During his election campaign, France’s new president Emmanuel Macron promised he would visit French troops in Mali. Just days into his term, he made Mali his second foreign visit, and his first to Africa.

In choosing Mali as his second foreign trip, just a week into his presidency, Emmanuel Macron was sending a clear message that he is determined to continue the fight against terrorism.

France sent troops into Mali in 2013, in a military intervention that pushed the extremists from their strongholds, but hasn’t stopped the wave of killings, kidnappings and attacks there by Islamic militants.

Macron went to the French troops’ base at Gao, where he met with Malian president Ibrahim Boubacar Keïta — and reaffirmed France’s commitment to its military involvement in the Sahel region.

“France has been involved since the beginning, by your side,” he said, “and I’m here today to tell you it still is,” he said.

Operation Barkhane

France currently has 4,000 troops in the West African nations of Mali, Niger, Chad, Burkina Faso and Mauritania, as part of Operation Barkhane, France’s largest military operation overseas.

Mali specialist Professor Philippe Hugon says that while it’s too soon to tell what Macron’s overall policy on Africa will be, this visit is a clear sign.

“It shows a continuity in relation to French interventions in Africa,” he says.

President Macron said “France’s determination will be total in the fight for security, not just in Mali but also in the Sahel.”

But he also said other European countries needed to get involved, and he was critical of some African nations for not doing enough.

A former investment banker and economy minister, Macron has little experience in the fight against terrorism, or military matters.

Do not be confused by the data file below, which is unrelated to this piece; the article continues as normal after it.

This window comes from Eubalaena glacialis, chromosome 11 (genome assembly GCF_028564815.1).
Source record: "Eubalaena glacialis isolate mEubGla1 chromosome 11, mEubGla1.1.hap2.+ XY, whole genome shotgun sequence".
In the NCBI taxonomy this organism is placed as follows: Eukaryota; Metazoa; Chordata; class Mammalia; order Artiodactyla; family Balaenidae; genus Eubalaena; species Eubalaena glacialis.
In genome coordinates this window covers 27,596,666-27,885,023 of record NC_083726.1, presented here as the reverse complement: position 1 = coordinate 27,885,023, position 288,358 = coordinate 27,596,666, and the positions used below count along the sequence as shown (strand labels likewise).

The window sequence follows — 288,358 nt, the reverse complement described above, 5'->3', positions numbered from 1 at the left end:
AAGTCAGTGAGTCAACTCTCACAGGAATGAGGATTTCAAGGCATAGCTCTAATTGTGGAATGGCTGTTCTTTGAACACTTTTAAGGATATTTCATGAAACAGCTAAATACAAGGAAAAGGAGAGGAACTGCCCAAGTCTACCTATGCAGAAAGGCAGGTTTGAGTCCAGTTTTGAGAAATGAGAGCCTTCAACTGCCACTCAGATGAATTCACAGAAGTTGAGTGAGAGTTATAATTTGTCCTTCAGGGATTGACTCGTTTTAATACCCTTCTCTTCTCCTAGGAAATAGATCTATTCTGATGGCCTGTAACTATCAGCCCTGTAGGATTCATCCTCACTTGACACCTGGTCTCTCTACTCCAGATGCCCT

Diplomatic faux pas?

In going directly to Gao, Macron fulfilled his promise to visit his troops — but may have ruffled some diplomatic feathers by not stopping in the capital Bamako first.

Professor Hugon says the visit could have been better handled.

While Macron was not on a state visit, but rather going as head of the French armed forces, Hugon says that in itself could send the wrong message.

“France, of course, played its role,” he says, “but as time goes on, it could look like an occupying force, so I think it could have been handled differently, on a diplomatic level.”

Operation Barkhane was launched to wipe out armed terrorist groups in the Sahel region.

But while there have been successes, it’s unclear what the current strategy of those groups is as alliances shift, and the situation in northern Mali remains a concern for the new French president — one that’s not going away anytime soon.

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